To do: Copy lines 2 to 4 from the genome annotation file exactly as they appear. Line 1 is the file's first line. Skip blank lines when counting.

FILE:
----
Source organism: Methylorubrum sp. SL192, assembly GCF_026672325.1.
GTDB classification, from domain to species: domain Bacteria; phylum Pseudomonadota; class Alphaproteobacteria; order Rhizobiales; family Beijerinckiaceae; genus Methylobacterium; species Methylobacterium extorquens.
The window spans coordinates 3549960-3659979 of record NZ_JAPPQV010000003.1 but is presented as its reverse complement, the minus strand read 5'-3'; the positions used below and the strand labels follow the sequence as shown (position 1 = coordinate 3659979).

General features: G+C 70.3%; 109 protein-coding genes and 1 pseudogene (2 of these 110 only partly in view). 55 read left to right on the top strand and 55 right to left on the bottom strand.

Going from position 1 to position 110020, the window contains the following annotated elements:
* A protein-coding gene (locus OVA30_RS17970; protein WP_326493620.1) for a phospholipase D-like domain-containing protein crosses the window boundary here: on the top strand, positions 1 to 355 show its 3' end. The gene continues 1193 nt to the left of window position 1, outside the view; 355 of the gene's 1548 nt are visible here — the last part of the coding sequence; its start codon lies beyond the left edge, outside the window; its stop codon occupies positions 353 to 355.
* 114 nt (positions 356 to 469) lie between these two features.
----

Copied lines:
GTDB classification, from domain to species: domain Bacteria; phylum Pseudomonadota; class Alphaproteobacteria; order Rhizobiales; family Beijerinckiaceae; genus Methylobacterium; species Methylobacterium extorquens.
The window spans coordinates 3549960-3659979 of record NZ_JAPPQV010000003.1 but is presented as its reverse complement, the minus strand read 5'-3'; the positions used below and the strand labels follow the sequence as shown (position 1 = coordinate 3659979).

General features: G+C 70.3%; 109 protein-coding genes and 1 pseudogene (2 of these 110 only partly in view). 55 read left to right on the top strand and 55 right to left on the bottom strand.